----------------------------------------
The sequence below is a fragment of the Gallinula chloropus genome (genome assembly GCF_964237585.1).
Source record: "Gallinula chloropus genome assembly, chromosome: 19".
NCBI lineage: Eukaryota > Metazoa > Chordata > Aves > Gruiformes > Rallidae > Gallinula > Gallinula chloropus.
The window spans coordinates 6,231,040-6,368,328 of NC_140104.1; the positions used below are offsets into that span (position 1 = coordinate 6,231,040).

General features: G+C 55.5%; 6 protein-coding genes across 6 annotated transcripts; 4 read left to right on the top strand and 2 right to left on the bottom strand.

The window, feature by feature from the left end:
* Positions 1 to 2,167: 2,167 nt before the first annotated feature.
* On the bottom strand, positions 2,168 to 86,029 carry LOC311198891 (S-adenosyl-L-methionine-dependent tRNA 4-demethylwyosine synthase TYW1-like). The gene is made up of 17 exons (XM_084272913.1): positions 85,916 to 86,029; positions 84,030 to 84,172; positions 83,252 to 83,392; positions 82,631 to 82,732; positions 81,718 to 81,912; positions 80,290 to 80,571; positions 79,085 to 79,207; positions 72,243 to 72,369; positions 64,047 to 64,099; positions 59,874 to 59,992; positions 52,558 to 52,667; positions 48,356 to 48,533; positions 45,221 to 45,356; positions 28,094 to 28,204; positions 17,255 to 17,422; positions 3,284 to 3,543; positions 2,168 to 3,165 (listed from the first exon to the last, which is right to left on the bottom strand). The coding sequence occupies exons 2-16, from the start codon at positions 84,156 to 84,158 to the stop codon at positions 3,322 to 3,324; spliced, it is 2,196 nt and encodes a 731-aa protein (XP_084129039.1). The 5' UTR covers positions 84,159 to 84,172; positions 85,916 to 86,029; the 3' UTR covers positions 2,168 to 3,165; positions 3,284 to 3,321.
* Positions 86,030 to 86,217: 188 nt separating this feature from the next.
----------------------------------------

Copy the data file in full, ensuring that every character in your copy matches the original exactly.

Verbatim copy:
The sequence below is a fragment of the Gallinula chloropus genome (genome assembly GCF_964237585.1).
Source record: "Gallinula chloropus genome assembly, chromosome: 19".
NCBI lineage: Eukaryota > Metazoa > Chordata > Aves > Gruiformes > Rallidae > Gallinula > Gallinula chloropus.
The window spans coordinates 6,231,040-6,368,328 of NC_140104.1; the positions used below are offsets into that span (position 1 = coordinate 6,231,040).

General features: G+C 55.5%; 6 protein-coding genes across 6 annotated transcripts; 4 read left to right on the top strand and 2 right to left on the bottom strand.

The window, feature by feature from the left end:
* Positions 1 to 2,167: 2,167 nt before the first annotated feature.
* On the bottom strand, positions 2,168 to 86,029 carry LOC311198891 (S-adenosyl-L-methionine-dependent tRNA 4-demethylwyosine synthase TYW1-like). The gene is made up of 17 exons (XM_084272913.1): positions 85,916 to 86,029; positions 84,030 to 84,172; positions 83,252 to 83,392; positions 82,631 to 82,732; positions 81,718 to 81,912; positions 80,290 to 80,571; positions 79,085 to 79,207; positions 72,243 to 72,369; positions 64,047 to 64,099; positions 59,874 to 59,992; positions 52,558 to 52,667; positions 48,356 to 48,533; positions 45,221 to 45,356; positions 28,094 to 28,204; positions 17,255 to 17,422; positions 3,284 to 3,543; positions 2,168 to 3,165 (listed from the first exon to the last, which is right to left on the bottom strand). The coding sequence occupies exons 2-16, from the start codon at positions 84,156 to 84,158 to the stop codon at positions 3,322 to 3,324; spliced, it is 2,196 nt and encodes a 731-aa protein (XP_084129039.1). The 5' UTR covers positions 84,159 to 84,172; positions 85,916 to 86,029; the 3' UTR covers positions 2,168 to 3,165; positions 3,284 to 3,321.
* Positions 86,030 to 86,217: 188 nt separating this feature from the next.